# More Cycle Time Questions from Search Results

A couple of more exam questions showed up in search results.

4. what can happen if the cycle time is much shorter than the takt time

The searcher didn’t even bother typing this one – just cut and paste the entire thing, including the question number.

Fortunately the answer is really easy:

If you keep this up, you’ll need another building.

OK, here’s one that is a little more subtle:

185 units in 14 hours is what cycle time

Hmmm. My first thought is to go back to Who is Grading the Questions?

think whoever wrote this question is looking for something like 14 hours  (840 minutes) / 185 units = 272 seconds / unit (more or less). But that’s an average, it isn’t a cycle time.

## The Average Rate of Output is not “Cycle Time.”

The average doesn’t give you any more information than the original question. This is simply a rate of output: 185 units in 14 hours. Cycle time is the measured time to complete one cycle.

There might be a single cycle that produces a batch of 185 units. Let’s say, for example, in a cure oven process that takes 14 hours to load, run and unload. Then the cycle time is 14 hours.

If the pieces are moving in a sequence of operations, but in a lot (which is different from a batch), where Operations 1 is completed on all 185, then Operation 2 is completed on all 185, etc. and maybe that all takes 14 hours? I have no idea what the cycle time(s) for the operations are. Most of the time the units are waiting in queue for the other 184 items to be done at each operation.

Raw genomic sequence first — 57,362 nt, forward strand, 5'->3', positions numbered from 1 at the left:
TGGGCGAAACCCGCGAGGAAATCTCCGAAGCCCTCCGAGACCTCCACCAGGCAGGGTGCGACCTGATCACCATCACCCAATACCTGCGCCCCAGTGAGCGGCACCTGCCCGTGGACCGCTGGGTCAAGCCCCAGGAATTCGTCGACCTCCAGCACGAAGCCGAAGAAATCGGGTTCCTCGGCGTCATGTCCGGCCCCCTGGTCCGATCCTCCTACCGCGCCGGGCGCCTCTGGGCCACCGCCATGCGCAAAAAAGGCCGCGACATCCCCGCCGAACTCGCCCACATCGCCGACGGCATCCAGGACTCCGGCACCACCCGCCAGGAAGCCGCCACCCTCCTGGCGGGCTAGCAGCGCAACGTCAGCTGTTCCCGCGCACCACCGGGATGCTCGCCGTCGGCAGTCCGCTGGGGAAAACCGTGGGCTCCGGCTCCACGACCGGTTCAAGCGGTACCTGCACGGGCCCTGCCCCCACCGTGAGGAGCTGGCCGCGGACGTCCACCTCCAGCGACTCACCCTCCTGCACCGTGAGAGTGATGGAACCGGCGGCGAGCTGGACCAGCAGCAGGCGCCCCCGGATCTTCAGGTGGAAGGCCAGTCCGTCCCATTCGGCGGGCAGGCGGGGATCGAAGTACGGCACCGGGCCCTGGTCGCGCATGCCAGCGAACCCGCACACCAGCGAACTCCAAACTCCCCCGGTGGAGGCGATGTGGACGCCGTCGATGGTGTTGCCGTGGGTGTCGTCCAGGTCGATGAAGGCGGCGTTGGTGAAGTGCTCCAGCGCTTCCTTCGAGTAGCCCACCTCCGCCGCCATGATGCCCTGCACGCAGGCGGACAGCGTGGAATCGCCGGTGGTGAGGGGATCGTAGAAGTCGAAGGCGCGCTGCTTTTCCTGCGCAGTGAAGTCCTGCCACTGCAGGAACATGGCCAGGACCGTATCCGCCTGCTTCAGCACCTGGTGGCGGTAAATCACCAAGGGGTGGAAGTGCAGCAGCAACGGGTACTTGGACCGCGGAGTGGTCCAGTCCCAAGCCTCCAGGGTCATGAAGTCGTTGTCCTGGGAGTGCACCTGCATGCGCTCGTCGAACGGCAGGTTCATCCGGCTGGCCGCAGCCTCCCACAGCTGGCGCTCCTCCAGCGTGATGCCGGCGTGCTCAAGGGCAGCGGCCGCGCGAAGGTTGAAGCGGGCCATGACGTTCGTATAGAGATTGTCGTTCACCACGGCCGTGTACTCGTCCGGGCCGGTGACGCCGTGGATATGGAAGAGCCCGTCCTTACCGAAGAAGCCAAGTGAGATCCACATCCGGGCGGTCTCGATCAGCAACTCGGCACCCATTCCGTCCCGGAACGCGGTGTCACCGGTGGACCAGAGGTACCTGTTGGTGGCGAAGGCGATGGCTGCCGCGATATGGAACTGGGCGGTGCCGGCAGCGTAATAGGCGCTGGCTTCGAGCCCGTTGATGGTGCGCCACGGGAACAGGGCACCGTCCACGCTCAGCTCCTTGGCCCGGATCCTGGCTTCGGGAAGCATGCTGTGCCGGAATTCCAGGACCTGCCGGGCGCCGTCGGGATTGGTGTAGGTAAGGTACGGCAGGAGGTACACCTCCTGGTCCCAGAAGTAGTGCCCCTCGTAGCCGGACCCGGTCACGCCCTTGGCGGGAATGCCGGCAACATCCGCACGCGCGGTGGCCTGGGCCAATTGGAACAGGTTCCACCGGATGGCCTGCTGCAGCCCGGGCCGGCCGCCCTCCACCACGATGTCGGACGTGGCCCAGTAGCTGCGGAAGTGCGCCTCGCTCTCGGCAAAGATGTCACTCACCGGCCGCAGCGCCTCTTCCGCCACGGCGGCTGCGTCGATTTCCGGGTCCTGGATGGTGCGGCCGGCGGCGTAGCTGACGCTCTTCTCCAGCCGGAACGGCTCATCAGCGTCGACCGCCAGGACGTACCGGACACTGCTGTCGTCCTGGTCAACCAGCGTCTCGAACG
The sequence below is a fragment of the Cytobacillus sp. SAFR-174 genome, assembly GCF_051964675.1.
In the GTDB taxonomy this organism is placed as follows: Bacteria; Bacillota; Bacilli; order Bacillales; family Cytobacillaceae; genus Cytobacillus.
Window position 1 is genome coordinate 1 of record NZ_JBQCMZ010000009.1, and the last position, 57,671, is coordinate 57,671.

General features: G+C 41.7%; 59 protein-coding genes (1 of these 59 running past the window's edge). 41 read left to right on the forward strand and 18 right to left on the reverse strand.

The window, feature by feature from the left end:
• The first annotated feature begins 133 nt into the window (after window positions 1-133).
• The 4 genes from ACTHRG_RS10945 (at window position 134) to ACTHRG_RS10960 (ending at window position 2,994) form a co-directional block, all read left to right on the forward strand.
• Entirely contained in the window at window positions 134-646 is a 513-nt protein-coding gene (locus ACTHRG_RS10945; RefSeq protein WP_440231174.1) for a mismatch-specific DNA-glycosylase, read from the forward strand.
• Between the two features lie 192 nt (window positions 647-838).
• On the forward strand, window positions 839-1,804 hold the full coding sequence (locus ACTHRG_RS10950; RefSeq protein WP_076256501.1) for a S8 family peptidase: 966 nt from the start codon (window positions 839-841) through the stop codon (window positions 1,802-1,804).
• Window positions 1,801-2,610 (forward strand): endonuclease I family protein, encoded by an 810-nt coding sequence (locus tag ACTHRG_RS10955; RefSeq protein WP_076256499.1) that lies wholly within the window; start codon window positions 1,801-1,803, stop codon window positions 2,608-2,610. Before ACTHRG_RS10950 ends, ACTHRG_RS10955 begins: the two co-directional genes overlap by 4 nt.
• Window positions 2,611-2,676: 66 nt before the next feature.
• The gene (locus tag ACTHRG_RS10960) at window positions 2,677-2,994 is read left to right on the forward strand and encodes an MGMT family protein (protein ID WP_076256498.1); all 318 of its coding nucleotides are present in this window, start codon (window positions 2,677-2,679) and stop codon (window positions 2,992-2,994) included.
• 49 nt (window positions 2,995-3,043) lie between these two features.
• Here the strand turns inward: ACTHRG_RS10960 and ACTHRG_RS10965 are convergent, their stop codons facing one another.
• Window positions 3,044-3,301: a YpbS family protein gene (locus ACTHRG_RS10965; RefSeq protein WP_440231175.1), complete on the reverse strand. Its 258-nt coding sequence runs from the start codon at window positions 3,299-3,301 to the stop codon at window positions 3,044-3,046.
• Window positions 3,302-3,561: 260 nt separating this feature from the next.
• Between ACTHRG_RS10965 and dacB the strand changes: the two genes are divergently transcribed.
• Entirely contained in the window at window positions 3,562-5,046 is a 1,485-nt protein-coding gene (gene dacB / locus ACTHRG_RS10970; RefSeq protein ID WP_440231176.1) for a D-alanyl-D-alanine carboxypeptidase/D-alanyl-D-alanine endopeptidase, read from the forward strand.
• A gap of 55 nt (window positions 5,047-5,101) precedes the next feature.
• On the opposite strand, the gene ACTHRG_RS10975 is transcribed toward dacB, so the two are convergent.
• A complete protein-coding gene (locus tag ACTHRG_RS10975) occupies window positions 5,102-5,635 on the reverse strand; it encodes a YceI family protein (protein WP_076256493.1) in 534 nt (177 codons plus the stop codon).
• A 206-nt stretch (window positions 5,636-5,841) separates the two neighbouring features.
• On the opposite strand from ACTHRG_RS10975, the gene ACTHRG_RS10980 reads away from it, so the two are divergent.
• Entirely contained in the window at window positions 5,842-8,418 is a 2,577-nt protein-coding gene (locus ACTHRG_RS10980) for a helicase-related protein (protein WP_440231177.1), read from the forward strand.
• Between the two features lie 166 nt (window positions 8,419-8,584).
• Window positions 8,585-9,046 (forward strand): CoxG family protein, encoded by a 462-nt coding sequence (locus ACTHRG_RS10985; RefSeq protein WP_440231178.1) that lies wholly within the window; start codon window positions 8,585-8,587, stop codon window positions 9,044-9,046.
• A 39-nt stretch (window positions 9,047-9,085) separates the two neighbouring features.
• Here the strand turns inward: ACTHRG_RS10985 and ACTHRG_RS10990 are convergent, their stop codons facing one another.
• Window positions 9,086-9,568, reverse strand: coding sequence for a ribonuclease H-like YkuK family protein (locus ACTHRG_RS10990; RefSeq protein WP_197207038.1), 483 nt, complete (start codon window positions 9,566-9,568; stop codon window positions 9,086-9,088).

If we have true one-by-one flow then I have at least 185 cycle times. Hopefully they are all about the same, but likely that isn’t the case.

Are we measuring exit cycles (the cadence of output at the end of the process), or operator or machine cycle times?

By taking the average we are obscuring all of this information. Calling the average the “cycle time” just makes it worse because it gives people the impression that they are the same.

Cycle time is not calculated. It is measured. You cannot determine cycle time by applying mathematical operations on numbers. You have to go observe with a stopwatch.

And finally:

within each four hours worked, workers can take a total of 48 minutes in allowance (so allowance factor is based on workday). if the observed time is 6 minutes, and performance rating is 95%, what is the standard time (in minutes; give three significant digits after the decimal point)?

Even if I could understand the question, down to thousandths of a minute? Seriously?

</rant> <!– Until next time –!>

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